You more astute readers have made a good point about my call for completeness and congruence in the modeling data for Nastran optomechanical models: These properties are a necessary condition but, alas, not sufficient.
The goal is to achieve computational zeros in the sums of a few dozen terms of a finite element model that may itself contain a few million terms. But “computational zero” is a relative, not an absolute, term. The engineer needs to demonstrate that the actual value of the computational zeros are small enough to be ignored. Rigid body checks alone can’t do that.
And no technology is more sensitive to this issue than optics. For instance:
AEH was called to verify the predicted magnitude of dynamic jitter in a spectral imaging system. AEH assembled an all-up meshed solid finite element Nastran model of the system, put the optical prescription through the AEH/Ivory Optomechanical Modeling Tools to generate the complete and congruent data that control the motions of the image on the detector and ran the rigid body checks. Everything so far seemed reasonable.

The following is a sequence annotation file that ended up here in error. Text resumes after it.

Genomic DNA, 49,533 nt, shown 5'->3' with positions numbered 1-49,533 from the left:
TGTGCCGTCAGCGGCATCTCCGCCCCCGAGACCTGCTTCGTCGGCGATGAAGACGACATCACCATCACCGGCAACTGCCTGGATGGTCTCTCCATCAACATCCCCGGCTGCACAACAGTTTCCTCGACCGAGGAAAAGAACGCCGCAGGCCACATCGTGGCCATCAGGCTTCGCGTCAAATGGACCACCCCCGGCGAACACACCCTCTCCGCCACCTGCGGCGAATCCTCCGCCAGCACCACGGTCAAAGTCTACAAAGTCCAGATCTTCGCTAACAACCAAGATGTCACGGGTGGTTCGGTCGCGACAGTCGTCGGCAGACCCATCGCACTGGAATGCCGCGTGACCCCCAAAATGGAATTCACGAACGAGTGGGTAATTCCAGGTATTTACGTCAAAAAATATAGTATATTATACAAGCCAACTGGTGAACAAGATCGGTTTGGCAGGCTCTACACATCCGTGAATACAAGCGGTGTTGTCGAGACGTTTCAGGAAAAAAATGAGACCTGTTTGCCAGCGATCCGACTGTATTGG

Then AEH ran three-axis static gravity
checks. Considering the frequencies, displacements and accelerations the
instrument would see AEH judged that the computational zeros, which
dominated the rigid body checks, were two orders of magnitude too large
compared to the static gravity checks. Correcting this required three
more significant figures in the optomechanical modeling data (both the geometry
and the coefficients) for sufficient precision in the dynamic jitter analysis.
Fortunately, the software also produces both geometric and coefficient data with eighteen significant figures. AEH was able to edit the additional significant figures into the Nastran database. Finally, AEH ran the frequency response spectrum. The image jitter proved to be safely within the system’s specified maximum.
But, the engineer had to take the critical steps to demonstrate sufficient precision in the optomechanical modeling data.
AEH offers completeness, congruence and precision in those critical optomechanical analyses.
Well, the March Hare is here, “I’m late, I’m late, I’m late!”
And as Lewis Carol further wrote, “The time has come….”
See you all in Baltimore.